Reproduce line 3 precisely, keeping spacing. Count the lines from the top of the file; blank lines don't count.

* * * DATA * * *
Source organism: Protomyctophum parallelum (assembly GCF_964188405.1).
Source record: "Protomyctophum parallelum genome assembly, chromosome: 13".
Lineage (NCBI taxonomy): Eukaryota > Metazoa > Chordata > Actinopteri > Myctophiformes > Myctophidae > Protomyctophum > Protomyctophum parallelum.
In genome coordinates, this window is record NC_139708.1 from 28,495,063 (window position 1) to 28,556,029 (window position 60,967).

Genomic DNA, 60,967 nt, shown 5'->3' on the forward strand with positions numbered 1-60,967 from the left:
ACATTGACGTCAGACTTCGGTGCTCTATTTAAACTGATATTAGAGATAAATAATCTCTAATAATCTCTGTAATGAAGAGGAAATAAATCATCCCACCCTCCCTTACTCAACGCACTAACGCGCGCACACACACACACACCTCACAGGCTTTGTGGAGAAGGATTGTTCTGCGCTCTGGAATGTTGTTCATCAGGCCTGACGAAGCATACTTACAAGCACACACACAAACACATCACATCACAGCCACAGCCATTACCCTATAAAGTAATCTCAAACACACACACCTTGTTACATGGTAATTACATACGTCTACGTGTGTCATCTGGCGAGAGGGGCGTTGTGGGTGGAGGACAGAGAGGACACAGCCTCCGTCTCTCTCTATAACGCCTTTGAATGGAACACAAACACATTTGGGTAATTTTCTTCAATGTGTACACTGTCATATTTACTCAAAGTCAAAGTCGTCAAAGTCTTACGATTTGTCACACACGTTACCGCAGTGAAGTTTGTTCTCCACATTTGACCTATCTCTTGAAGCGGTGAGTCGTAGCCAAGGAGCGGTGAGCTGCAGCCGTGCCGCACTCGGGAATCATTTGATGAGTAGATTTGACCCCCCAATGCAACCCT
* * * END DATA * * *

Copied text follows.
Lineage (NCBI taxonomy): Eukaryota > Metazoa > Chordata > Actinopteri > Myctophiformes > Myctophidae > Protomyctophum > Protomyctophum parallelum.